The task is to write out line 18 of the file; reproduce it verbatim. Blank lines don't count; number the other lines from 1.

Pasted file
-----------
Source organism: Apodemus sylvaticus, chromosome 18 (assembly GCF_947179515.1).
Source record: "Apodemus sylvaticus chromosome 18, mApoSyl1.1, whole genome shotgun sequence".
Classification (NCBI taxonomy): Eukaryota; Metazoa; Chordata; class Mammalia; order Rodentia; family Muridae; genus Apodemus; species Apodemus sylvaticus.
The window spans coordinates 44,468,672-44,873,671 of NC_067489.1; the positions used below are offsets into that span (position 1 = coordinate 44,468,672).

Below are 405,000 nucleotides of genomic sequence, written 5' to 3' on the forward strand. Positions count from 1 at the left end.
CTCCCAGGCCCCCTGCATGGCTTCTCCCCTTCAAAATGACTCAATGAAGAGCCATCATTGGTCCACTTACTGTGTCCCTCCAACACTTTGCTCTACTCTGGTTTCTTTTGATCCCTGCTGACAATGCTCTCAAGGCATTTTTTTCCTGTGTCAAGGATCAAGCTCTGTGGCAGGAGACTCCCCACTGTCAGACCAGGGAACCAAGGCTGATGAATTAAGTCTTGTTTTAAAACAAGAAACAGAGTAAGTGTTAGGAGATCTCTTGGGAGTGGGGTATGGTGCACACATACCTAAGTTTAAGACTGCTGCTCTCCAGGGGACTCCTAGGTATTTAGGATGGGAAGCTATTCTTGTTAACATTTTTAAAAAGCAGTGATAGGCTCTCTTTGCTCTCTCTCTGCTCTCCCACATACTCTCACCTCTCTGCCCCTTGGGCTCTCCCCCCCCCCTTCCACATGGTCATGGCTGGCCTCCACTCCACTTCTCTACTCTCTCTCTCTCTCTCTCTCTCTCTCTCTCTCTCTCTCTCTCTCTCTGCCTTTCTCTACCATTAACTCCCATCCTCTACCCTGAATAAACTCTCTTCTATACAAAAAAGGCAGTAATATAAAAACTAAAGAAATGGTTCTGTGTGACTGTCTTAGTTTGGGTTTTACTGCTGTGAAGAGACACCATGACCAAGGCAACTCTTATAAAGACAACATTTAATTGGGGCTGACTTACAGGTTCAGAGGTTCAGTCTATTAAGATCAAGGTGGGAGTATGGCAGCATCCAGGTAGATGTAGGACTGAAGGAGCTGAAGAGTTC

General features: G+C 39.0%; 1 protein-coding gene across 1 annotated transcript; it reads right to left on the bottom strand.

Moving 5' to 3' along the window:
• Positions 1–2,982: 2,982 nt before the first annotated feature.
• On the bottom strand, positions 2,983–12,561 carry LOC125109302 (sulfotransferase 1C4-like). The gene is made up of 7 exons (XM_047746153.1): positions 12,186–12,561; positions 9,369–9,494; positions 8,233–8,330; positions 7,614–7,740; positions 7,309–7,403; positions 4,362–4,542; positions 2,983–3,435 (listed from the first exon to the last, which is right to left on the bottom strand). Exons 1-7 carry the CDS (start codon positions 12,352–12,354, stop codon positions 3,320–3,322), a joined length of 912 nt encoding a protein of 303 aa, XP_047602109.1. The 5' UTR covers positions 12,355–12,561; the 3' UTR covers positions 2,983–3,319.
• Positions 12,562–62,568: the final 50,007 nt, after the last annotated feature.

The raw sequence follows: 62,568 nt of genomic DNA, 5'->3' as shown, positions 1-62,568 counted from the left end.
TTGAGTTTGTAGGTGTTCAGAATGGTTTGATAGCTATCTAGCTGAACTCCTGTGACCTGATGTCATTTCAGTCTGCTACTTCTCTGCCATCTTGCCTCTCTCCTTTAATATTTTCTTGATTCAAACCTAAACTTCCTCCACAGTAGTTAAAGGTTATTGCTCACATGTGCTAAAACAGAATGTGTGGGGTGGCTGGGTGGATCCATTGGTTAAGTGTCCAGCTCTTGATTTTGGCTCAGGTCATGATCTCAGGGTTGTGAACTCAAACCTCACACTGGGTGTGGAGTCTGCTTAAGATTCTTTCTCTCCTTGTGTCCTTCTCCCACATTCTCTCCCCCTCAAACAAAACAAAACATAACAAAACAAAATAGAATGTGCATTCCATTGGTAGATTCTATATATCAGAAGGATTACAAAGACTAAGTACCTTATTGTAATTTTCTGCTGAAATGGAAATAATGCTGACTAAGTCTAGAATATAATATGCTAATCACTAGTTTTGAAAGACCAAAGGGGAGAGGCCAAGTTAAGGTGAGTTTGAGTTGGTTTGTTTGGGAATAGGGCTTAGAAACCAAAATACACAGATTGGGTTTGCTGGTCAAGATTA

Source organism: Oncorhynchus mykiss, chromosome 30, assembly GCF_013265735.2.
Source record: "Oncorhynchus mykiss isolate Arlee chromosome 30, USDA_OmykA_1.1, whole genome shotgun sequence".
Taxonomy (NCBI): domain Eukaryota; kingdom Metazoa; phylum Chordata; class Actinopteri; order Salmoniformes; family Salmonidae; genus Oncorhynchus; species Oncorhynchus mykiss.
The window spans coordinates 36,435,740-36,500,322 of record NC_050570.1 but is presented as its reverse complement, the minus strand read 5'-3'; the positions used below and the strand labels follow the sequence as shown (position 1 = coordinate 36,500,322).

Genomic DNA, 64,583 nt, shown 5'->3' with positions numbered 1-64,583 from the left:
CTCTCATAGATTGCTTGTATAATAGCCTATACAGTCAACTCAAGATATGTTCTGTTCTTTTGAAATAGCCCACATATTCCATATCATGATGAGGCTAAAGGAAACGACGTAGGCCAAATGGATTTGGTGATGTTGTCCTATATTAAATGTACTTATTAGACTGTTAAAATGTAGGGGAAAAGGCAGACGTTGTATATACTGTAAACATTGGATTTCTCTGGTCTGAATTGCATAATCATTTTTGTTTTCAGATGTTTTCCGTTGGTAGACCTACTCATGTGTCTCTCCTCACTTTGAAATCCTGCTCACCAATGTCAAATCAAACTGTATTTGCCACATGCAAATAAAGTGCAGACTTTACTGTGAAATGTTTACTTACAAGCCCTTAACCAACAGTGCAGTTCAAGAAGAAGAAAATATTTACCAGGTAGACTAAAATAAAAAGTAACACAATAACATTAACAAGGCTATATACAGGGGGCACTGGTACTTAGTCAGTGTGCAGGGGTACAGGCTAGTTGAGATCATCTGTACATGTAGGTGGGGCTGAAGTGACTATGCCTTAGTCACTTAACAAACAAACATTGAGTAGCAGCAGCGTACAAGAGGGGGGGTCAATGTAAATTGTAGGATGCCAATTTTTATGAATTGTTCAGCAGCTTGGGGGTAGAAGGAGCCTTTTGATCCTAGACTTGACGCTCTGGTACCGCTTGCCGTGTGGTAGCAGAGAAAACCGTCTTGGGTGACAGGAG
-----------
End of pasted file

Genomic DNA, 64,583 nt, shown 5'->3' with positions numbered 1-64,583 from the left: